There are numerous other policies to track, including a bill requiring companies like Uber and Lyft to use more electric vehicles, community solar support, and more. We need all of this in a short time frame—will you help us? Contact your legislators and tell them you expect them to pass the Clean Fuel Standard and other critical climate legislation this year.

We have no time to lose!

Washington State Government

Clean fuels: the benefits add up

by Ben Serrurier on December 15, 2014

Instead of handing over $14 billion to Big Oil every year and paying the price for fossil fuel pollution, why don't we invest a portion of that in…

ClimateCast logo over glacier
Clean power prices drop, installations and orders up

by Seth Zuckerman on November 24, 2014

Renewable fuels advance; carbon pricing on the docket; increasing opposition to oil-drilling; China to cap coal by 2020; global warming impacts far…

Taskforce recommends carbon pricing for Washington

by Ben Serrurier on November 18, 2014

Ending polluters' free ride is the key recommendation of Governor Inslee's task force on carbon emissions.

ClimateCast logo over man installing Solar Cloth panels
New money, policies and promises for climate action

by Seth Zuckerman on November 17, 2014

Reverberations of the U.S.-China climate commitments keep echoing, federal clean energy fund turns a profit, lightweight solar panels you can unroll…

ClimateCast logo over map of US being flooded
Few bright spots for climate in midterm election results

by Seth Zuckerman on November 10, 2014

A few victories soften the blow of an otherwise painful midterm election, Oregon NGO cleanses its portfolio of fossil fuels, Brazil attracts cheap…

ClimateCast Logo over solar trainee
Carbon pricing gets a boost

by Seth Zuckerman on October 6, 2014

Gov. Inslee floats a carbon tax as a solution to the state’s education funding problem, a coal mine sells for $2, mayors announce a nationwide…

Climate action now: Let's keep making history!

by Alex Epstein on October 6, 2014

After last month's giant climate marches, it's time to make sure the Northwest continues to lead the country towards a clean energy future. Add your…

ClimateCast Logo over viperfish
Renewable standards turn out to be a bargain

by Seth Zuckerman on June 16, 2014

The surprising role of deep-sea fishes in sequestering carbon, Tesla opens up its patents, Volkswagen brings a 260-mpg car to market, and much more.

ClimateCast Logo over Indian solar panel
Switch sooner, save sooner

by Seth Zuckerman on May 19, 2014

In this week's ClimateCast: A Republican mayor pushes for a net-zero energy code, insurers place their bets on climate risk,  rooftop solar makes…

States of denial meet states of change

by Beth Doglio on May 14, 2014

This week's Years of Living Dangerously underscored the dangers we will increasingly face in the age of climate consequences--and the importance of…

ClimateCast Logo over Pteropod
Europeans see financial risk in fossil fuels

by Seth Zuckerman on May 5, 2014

In this week’s ClimateCast: Washington Gov. Jay Inslee announces climate plan, New York utilities rethink their business model, pteropods succumbing…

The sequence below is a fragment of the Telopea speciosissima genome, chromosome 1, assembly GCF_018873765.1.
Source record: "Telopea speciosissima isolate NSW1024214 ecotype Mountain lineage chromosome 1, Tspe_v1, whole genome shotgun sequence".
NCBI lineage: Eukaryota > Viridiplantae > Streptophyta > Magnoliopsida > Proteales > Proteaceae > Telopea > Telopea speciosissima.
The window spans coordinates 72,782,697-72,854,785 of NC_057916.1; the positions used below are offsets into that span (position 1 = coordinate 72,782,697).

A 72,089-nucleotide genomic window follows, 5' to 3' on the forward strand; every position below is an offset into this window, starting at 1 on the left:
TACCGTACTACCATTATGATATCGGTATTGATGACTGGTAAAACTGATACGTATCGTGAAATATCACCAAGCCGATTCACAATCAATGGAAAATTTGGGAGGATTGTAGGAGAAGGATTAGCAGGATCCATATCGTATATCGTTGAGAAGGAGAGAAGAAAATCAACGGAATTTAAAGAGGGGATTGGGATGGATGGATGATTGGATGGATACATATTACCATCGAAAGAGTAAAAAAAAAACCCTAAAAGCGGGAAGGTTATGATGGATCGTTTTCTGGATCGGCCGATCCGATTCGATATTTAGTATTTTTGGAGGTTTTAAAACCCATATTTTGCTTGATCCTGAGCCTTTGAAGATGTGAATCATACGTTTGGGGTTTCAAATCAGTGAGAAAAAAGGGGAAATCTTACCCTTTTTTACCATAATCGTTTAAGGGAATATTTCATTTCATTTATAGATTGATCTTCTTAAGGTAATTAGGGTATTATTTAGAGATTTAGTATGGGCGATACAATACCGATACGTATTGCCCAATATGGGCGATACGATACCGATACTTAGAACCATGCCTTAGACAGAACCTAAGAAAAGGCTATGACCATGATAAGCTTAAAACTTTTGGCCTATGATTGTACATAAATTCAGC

Inslee's bold climate initative: The Right Time, the Right Place, the Right People

by Gregg Small on April 29, 2014

On April 29, Washington Governor Jay Inslee's Executive Order on climate change marked a big leap forward for West Coast climate leadership.

Washington should continue to build on our success with renewable energy

by Jessica Finn Coven on January 30, 2014

Washington State has made great strides in clean energy, energy efficiency, and energy independence. But some legislators want to slow or reverse…

Olympia 2014: Let’s maintain support for a clean energy future

by Ben Serrurier on January 16, 2014

And they’re off! Monday marked the official start of the 2014 Washington State legislative session. Here's a preview of how Climate Solutions will be…

Clean Energy Wins in Double Legislative Overtime

by Jessica Finn Coven on July 1, 2013

While much of the media attention of the state legislature session focused on the near government shutdown and the bu

2016 Western Washington Solutions Summit

The 2016 Western Washington Solutions Summit hosted by the Washington Policy Center will convene over 600 policymakers, business owners, community leaders and concerned citizens to discuss solutions to our state’s most pressing issues, we are sure to have another informative and high-quality event in 2016. 

This event combines center-specific events into a half-day policy conference in Bellevue - with two keynote presentations from Kimberly Strassel of the Wall Street Journal and former Louisana Governor & presidential candidate Bobby Jindal.

WWU 2016 Energy Symposium

On April 19, 2016 the Western Washington University Institute for Energy Studies will be holding its first Energy Symposium.  Students, faculty, and invited experts in the field of energy will be joining together on Western's campus for presentations, lively panel discussions, student poster sessions, and networking. Space is limited. Register now.